The week in radio: Welcome wake-up call from Baddiel's brainy bunch on Radio 4's Four Thought

 

There are times, with Radio 4, when the only way to listen is while lying horizontal in a darkened room with a cold compress on your head. I find this to be requirement while spending half an hour in the company of Melvyn Bragg as he pontificates over the concepts behind Dutch humanism or prophecy in the Abrahamic religions at 9 o'clock in the morning straight after the three-hour hard-news assault that is the Today programme.

This, traditionally, is a time of day when, with breakfast barely digested and the house divested of children, my traumatised brain tries to pull down the shutters and hang up a sign that reads "Back later. Gone for a nap".

The point is that Radio 4 rarely swerves the cerebral stuff. It takes pleasure in grappling with the conundrums that have plagued scientists and philosophers for centuries. Television only rarely takes such a high-minded route, preferring to sink its copious resources into Cowell-sponsored glitter-fests involving pre-teen stand-ups, dance troupes making funny silhouettes and dancing dogs.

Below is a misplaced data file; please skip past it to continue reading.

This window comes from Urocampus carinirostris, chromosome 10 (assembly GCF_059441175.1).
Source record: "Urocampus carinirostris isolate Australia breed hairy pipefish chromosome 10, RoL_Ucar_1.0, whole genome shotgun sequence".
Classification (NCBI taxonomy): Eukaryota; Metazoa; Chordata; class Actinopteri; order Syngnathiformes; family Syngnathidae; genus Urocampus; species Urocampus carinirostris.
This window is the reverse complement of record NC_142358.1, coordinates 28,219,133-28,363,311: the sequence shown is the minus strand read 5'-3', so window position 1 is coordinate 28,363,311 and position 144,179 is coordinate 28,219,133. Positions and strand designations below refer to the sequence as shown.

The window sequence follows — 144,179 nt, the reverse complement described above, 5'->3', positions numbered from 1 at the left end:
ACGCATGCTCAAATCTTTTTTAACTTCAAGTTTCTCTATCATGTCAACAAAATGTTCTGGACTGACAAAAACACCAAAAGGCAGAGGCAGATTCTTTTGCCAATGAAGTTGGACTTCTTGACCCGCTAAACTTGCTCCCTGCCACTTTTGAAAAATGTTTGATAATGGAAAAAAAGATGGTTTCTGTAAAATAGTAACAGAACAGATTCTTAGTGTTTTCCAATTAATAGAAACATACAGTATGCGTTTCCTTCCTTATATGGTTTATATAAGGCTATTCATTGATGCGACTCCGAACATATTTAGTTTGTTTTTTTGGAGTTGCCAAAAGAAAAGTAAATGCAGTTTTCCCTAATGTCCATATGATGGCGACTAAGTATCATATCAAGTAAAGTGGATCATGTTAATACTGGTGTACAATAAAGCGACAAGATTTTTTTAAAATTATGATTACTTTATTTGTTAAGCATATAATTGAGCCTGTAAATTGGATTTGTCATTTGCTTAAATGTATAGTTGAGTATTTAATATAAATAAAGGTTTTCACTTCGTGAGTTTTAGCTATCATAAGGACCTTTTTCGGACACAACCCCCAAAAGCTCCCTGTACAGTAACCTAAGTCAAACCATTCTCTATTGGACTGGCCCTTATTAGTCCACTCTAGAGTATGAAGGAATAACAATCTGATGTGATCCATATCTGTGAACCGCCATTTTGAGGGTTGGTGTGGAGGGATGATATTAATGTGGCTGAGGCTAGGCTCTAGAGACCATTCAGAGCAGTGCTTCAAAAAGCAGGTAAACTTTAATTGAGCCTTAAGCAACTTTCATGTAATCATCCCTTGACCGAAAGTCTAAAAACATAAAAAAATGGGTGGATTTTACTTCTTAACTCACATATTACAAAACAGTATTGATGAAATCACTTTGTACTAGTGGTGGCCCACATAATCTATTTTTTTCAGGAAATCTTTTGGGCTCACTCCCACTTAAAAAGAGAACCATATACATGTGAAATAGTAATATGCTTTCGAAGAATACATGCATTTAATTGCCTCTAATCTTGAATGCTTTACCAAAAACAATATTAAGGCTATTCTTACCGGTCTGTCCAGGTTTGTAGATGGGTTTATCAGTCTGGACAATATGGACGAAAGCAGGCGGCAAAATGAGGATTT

So if, like me, you are in the market for something cerebrally challenging, but not so much so that your brain starts to seep out of your ear, Radio 4's Four Thought is a great way to spend 20 minutes.

Introduced by David Baddiel, it features a series of short speeches about seemingly innocuous subjects that generally turn out not to be innocuous at all but actually meaningful and sometimes life-changing.

In recent weeks, we've heard from the science writer Emma Byrne who put forward a persuasive case that swearing is not only natural, it is good for us – "a proxy for physical violence", she said – which will be a handy defence next time something appalling falls from my lips when I open a pack of Pringles to find them broken into a million tiny pieces.

We have also heard from the academic Anna Woodhouse on the subject of glass and its effect on our ways of seeing. She talked with great melancholy about the views from various windows in her life: in the house in Bridlington where she grew up, in an inner-city tower block in Leeds; in the concrete and glass office block where she worked at the front line in a call centre in a fog of misery.